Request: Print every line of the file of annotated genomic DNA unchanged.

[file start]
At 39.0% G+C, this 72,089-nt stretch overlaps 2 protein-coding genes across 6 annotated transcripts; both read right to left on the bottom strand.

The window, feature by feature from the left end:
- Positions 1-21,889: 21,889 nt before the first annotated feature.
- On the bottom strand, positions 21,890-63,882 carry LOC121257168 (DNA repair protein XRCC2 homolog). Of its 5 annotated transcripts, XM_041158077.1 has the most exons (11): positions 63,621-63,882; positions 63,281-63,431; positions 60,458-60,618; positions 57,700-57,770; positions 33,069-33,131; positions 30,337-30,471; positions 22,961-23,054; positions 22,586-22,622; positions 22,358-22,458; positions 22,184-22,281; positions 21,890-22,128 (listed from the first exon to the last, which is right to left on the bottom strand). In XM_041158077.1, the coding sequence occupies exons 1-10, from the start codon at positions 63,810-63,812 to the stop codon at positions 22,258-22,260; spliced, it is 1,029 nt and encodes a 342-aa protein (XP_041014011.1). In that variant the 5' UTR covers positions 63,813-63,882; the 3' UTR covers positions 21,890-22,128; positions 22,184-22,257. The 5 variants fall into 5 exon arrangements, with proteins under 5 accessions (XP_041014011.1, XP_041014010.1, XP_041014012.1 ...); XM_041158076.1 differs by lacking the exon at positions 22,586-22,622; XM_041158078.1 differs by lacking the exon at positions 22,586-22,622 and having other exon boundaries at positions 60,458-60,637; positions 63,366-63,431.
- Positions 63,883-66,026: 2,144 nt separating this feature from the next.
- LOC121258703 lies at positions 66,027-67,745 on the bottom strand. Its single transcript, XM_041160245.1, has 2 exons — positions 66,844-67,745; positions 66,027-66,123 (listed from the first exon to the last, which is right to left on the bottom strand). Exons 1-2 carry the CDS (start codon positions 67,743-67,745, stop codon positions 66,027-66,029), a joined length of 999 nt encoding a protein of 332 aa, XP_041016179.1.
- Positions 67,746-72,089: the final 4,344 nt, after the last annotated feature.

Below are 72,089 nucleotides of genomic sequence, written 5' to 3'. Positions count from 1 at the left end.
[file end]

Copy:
At 39.0% G+C, this 72,089-nt stretch overlaps 2 protein-coding genes across 6 annotated transcripts; both read right to left on the bottom strand.

The window, feature by feature from the left end:
- Positions 1-21,889: 21,889 nt before the first annotated feature.
- On the bottom strand, positions 21,890-63,882 carry LOC121257168 (DNA repair protein XRCC2 homolog). Of its 5 annotated transcripts, XM_041158077.1 has the most exons (11): positions 63,621-63,882; positions 63,281-63,431; positions 60,458-60,618; positions 57,700-57,770; positions 33,069-33,131; positions 30,337-30,471; positions 22,961-23,054; positions 22,586-22,622; positions 22,358-22,458; positions 22,184-22,281; positions 21,890-22,128 (listed from the first exon to the last, which is right to left on the bottom strand). In XM_041158077.1, the coding sequence occupies exons 1-10, from the start codon at positions 63,810-63,812 to the stop codon at positions 22,258-22,260; spliced, it is 1,029 nt and encodes a 342-aa protein (XP_041014011.1). In that variant the 5' UTR covers positions 63,813-63,882; the 3' UTR covers positions 21,890-22,128; positions 22,184-22,257. The 5 variants fall into 5 exon arrangements, with proteins under 5 accessions (XP_041014011.1, XP_041014010.1, XP_041014012.1 ...); XM_041158076.1 differs by lacking the exon at positions 22,586-22,622; XM_041158078.1 differs by lacking the exon at positions 22,586-22,622 and having other exon boundaries at positions 60,458-60,637; positions 63,366-63,431.
- Positions 63,883-66,026: 2,144 nt separating this feature from the next.
- LOC121258703 lies at positions 66,027-67,745 on the bottom strand. Its single transcript, XM_041160245.1, has 2 exons — positions 66,844-67,745; positions 66,027-66,123 (listed from the first exon to the last, which is right to left on the bottom strand). Exons 1-2 carry the CDS (start codon positions 67,743-67,745, stop codon positions 66,027-66,029), a joined length of 999 nt encoding a protein of 332 aa, XP_041016179.1.
- Positions 67,746-72,089: the final 4,344 nt, after the last annotated feature.

Below are 72,089 nucleotides of genomic sequence, written 5' to 3'. Positions count from 1 at the left end.